It was just a few years ago when Chinese technology megafirms ZTE and Huawei were on top of the world. They sold Android phones around the world and were major suppliers of 4G and 5G network equipment. Today, both forms have been widely sanctioned due to their ties with the Chinese government, and now Canada is joining with its allies in booting both companies from mobile networks. Telecom companies in Canada will no longer be able to purchase infrastructure from the companies, and they will have to remove what they have in the coming years.
Pressure on ZTE and Huawei ratcheted up early in the Trump years, but this is one policy that has carried onto the Biden administration. Large businesses in China are often tightly integrated with the Chinese government and intelligence service. There’s even a provision in the Chinese National Intelligence Law that can be used to require organizations and individuals to cooperate with the state’s intelligence agencies.
The US and the rest of the “Five Eyes” intelligence alliance claim that means China can force these companies to hand over user information and program backdoors for espionage. China claims this is a misunderstanding of its laws, but it’s not that dissimilar from mechanisms that exist in US law. For example, US companies cannot even reveal if they’ve received a National Security Letter from the government, which requires them to divulge information. The Five Eyes member states have all agreed to ban ZTE and Huawei equipment to prevent a similar scheme from harvesting data and delivering it to China.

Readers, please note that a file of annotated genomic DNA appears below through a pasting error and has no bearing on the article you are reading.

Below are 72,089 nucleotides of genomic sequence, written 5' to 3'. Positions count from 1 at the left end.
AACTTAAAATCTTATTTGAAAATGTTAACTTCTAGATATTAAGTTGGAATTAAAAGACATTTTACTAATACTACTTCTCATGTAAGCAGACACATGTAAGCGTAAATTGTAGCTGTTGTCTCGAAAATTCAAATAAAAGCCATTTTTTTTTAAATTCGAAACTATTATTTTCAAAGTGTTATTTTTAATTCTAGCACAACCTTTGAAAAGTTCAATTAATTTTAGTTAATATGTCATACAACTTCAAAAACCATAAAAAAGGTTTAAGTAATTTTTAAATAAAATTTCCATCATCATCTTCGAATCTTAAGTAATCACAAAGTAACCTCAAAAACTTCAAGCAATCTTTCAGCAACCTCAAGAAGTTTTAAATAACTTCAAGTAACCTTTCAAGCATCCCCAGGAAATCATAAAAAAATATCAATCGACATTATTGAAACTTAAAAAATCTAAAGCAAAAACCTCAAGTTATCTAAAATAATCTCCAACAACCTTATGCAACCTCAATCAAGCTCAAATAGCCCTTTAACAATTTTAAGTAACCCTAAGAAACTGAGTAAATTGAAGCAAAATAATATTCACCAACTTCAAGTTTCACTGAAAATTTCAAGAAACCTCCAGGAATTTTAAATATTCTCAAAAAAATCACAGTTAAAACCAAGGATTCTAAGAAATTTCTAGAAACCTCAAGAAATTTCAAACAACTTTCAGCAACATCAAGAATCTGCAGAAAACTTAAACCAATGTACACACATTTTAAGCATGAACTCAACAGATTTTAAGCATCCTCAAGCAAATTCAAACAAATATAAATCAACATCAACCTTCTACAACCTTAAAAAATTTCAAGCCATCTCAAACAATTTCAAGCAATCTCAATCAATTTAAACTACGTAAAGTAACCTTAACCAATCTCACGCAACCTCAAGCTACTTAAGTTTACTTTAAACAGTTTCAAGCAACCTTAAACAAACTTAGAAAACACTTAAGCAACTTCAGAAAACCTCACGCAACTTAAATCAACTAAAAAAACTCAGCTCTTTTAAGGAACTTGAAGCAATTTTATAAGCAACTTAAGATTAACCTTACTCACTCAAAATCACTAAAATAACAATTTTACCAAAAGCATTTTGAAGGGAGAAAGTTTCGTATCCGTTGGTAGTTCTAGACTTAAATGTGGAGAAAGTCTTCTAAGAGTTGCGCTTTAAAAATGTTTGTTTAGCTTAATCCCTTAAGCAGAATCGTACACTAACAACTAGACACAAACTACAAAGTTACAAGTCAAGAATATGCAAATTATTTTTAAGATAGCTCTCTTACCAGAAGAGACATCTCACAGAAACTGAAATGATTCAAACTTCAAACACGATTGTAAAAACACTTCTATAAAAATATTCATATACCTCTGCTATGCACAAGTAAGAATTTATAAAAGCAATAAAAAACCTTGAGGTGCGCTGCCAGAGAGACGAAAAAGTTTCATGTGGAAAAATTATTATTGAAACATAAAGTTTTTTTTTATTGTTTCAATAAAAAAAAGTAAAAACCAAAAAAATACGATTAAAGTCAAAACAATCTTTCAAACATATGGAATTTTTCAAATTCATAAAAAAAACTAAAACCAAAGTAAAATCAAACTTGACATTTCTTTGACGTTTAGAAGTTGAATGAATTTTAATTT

Canada is the last of the Five Eyes members to take action. The US began requiring telecoms to remove Huawei and ZTE hardware several years ago, a process that is projected to cost billions of dollars. Australia and New Zealand acted shortly after the US, and the UK banned Huawei and ZTE equipment in 2020 with the aim of eliminating it entirely by 2027. In Canada, telecoms are now required to have all 5G networking equipment from ZTE and Huawei gone by June 28th, 2024. The timeline for older 4G infrastructure is a bit more lax, extending to the end of 2027.
Chinese networks BCE and Telus have reportedly been slowing their purchase of Huawei and ZTE equipment in anticipation of the ban, but there’s still a lot of hardware going in the dumpster. This is, apparently, the price of security.